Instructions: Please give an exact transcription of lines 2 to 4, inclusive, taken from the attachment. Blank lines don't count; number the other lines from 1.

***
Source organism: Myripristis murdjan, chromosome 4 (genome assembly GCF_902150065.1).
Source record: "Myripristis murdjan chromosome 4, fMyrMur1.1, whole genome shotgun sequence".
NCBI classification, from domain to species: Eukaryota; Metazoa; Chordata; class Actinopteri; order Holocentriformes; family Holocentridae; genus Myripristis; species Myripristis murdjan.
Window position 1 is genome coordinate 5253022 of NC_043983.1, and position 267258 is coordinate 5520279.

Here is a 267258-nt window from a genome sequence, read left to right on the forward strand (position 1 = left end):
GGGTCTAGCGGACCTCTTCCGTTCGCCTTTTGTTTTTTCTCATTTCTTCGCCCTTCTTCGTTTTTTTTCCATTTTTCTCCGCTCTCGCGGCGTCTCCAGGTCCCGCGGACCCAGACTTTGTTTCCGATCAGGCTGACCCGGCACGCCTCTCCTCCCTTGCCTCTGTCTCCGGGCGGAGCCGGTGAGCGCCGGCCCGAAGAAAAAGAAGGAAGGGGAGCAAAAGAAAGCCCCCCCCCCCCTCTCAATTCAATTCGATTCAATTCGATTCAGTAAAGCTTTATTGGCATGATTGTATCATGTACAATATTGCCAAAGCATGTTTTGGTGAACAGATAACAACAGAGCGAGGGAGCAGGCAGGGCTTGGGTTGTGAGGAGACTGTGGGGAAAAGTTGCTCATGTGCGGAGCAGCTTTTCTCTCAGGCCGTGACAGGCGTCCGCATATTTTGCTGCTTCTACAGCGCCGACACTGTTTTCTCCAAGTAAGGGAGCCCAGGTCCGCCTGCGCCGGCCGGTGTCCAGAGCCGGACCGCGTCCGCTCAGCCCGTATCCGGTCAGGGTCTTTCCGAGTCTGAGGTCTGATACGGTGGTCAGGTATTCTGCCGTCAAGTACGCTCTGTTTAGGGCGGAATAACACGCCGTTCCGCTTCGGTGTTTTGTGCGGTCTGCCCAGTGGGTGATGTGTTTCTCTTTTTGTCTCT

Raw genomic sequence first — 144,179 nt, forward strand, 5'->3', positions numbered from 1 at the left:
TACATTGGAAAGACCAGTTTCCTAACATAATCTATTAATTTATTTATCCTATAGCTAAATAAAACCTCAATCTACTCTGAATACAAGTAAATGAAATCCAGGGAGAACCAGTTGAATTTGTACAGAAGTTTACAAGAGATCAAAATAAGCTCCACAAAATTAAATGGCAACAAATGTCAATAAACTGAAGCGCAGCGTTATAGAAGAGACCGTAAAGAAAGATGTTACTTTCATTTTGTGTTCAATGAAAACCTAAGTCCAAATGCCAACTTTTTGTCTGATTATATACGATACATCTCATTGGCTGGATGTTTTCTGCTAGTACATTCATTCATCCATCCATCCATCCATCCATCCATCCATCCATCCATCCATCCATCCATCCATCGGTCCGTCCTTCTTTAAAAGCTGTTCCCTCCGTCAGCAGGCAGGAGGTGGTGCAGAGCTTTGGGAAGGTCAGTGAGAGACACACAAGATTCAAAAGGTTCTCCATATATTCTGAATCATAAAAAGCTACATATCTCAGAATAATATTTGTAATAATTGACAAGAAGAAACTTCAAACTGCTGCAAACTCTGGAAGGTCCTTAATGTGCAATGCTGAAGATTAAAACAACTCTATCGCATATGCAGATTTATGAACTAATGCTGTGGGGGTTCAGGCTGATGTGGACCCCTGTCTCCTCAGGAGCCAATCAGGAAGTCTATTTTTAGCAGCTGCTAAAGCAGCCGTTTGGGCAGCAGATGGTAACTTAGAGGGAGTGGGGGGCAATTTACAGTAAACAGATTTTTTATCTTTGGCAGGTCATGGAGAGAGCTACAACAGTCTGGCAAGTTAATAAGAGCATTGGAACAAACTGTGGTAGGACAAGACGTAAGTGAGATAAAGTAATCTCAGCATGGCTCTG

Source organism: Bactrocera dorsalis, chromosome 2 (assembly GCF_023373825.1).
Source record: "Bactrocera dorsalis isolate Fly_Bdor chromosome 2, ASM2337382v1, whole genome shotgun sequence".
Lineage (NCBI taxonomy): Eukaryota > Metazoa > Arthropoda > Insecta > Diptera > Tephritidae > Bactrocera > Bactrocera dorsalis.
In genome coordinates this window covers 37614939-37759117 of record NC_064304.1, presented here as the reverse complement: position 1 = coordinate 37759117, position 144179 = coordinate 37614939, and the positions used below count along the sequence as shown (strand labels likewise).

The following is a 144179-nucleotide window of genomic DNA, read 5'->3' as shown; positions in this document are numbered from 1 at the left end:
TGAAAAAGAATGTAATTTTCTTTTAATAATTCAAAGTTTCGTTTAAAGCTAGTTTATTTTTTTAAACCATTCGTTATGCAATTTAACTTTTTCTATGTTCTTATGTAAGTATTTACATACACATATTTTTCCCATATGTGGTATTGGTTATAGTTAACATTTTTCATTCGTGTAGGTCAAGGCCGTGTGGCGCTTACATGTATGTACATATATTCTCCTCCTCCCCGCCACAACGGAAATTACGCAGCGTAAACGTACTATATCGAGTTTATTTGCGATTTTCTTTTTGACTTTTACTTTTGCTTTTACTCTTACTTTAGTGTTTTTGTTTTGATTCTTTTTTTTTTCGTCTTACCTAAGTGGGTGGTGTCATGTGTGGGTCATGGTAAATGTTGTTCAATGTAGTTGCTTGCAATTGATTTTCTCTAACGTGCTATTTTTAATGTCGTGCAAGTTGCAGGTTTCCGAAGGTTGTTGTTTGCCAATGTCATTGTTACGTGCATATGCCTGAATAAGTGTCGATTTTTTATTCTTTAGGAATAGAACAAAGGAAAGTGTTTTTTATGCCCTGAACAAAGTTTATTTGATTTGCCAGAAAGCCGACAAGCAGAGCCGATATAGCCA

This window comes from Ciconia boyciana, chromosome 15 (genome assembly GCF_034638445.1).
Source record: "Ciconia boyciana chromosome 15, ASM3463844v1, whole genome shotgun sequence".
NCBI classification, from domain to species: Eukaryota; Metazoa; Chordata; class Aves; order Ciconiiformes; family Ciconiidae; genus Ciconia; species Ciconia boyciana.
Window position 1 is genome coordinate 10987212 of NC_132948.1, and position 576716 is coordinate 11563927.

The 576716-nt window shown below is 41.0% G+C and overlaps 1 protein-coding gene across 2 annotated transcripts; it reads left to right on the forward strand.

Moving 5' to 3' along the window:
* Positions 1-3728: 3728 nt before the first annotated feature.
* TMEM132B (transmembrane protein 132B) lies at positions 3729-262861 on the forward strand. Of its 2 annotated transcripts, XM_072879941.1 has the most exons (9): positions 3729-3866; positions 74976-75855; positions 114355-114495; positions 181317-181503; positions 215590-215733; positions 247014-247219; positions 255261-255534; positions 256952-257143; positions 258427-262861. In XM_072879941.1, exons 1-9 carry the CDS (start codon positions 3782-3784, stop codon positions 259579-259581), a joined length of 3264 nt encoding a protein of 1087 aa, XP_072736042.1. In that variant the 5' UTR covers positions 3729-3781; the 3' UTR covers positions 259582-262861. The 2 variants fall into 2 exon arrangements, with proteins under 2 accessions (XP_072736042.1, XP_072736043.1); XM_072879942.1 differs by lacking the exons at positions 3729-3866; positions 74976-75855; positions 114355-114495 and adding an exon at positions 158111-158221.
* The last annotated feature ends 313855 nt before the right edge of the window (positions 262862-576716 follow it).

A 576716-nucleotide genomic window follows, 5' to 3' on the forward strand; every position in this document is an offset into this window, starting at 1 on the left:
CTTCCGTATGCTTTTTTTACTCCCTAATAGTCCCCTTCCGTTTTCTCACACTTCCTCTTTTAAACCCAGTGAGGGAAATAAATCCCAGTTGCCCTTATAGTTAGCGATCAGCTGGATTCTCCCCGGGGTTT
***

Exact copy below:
Source record: "Myripristis murdjan chromosome 4, fMyrMur1.1, whole genome shotgun sequence".
NCBI classification, from domain to species: Eukaryota; Metazoa; Chordata; class Actinopteri; order Holocentriformes; family Holocentridae; genus Myripristis; species Myripristis murdjan.
Window position 1 is genome coordinate 5253022 of NC_043983.1, and position 267258 is coordinate 5520279.